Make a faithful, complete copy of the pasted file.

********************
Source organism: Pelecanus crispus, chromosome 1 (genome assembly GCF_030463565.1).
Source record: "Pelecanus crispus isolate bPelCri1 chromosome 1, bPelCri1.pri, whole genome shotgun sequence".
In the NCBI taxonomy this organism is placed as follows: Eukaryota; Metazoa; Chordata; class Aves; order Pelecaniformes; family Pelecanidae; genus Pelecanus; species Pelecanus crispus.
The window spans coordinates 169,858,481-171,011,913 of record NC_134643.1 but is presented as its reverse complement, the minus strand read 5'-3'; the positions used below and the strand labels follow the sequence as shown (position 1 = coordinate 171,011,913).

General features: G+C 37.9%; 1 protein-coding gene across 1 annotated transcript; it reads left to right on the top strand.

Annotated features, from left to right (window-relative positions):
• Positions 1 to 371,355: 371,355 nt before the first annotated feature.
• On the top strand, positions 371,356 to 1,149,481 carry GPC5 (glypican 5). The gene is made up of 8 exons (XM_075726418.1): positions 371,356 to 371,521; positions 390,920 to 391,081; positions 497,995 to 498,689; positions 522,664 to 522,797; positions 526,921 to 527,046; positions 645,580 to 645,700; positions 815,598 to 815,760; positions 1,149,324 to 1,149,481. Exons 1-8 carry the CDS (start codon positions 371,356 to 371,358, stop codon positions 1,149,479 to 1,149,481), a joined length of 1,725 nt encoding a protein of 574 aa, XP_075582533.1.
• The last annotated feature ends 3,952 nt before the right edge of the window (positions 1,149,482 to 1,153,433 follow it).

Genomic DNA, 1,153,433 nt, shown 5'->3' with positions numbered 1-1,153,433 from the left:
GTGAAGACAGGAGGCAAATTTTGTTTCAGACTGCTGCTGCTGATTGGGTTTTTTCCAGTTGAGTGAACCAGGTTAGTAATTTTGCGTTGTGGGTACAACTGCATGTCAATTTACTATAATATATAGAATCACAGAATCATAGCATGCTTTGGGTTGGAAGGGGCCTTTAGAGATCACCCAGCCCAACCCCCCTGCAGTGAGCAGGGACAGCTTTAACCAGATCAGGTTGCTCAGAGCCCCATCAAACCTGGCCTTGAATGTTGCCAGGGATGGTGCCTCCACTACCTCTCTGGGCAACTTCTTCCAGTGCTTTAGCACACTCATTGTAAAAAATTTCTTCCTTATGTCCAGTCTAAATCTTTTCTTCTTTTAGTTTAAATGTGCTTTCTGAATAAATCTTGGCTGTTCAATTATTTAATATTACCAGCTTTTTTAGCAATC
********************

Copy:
Source organism: Pelecanus crispus, chromosome 1 (genome assembly GCF_030463565.1).
Source record: "Pelecanus crispus isolate bPelCri1 chromosome 1, bPelCri1.pri, whole genome shotgun sequence".
In the NCBI taxonomy this organism is placed as follows: Eukaryota; Metazoa; Chordata; class Aves; order Pelecaniformes; family Pelecanidae; genus Pelecanus; species Pelecanus crispus.
The window spans coordinates 169,858,481-171,011,913 of record NC_134643.1 but is presented as its reverse complement, the minus strand read 5'-3'; the positions used below and the strand labels follow the sequence as shown (position 1 = coordinate 171,011,913).

General features: G+C 37.9%; 1 protein-coding gene across 1 annotated transcript; it reads left to right on the top strand.

Annotated features, from left to right (window-relative positions):
• Positions 1 to 371,355: 371,355 nt before the first annotated feature.
• On the top strand, positions 371,356 to 1,149,481 carry GPC5 (glypican 5). The gene is made up of 8 exons (XM_075726418.1): positions 371,356 to 371,521; positions 390,920 to 391,081; positions 497,995 to 498,689; positions 522,664 to 522,797; positions 526,921 to 527,046; positions 645,580 to 645,700; positions 815,598 to 815,760; positions 1,149,324 to 1,149,481. Exons 1-8 carry the CDS (start codon positions 371,356 to 371,358, stop codon positions 1,149,479 to 1,149,481), a joined length of 1,725 nt encoding a protein of 574 aa, XP_075582533.1.
• The last annotated feature ends 3,952 nt before the right edge of the window (positions 1,149,482 to 1,153,433 follow it).

Genomic DNA, 1,153,433 nt, shown 5'->3' with positions numbered 1-1,153,433 from the left:
GTGAAGACAGGAGGCAAATTTTGTTTCAGACTGCTGCTGCTGATTGGGTTTTTTCCAGTTGAGTGAACCAGGTTAGTAATTTTGCGTTGTGGGTACAACTGCATGTCAATTTACTATAATATATAGAATCACAGAATCATAGCATGCTTTGGGTTGGAAGGGGCCTTTAGAGATCACCCAGCCCAACCCCCCTGCAGTGAGCAGGGACAGCTTTAACCAGATCAGGTTGCTCAGAGCCCCATCAAACCTGGCCTTGAATGTTGCCAGGGATGGTGCCTCCACTACCTCTCTGGGCAACTTCTTCCAGTGCTTTAGCACACTCATTGTAAAAAATTTCTTCCTTATGTCCAGTCTAAATCTTTTCTTCTTTTAGTTTAAATGTGCTTTCTGAATAAATCTTGGCTGTTCAATTATTTAATATTACCAGCTTTTTTAGCAATC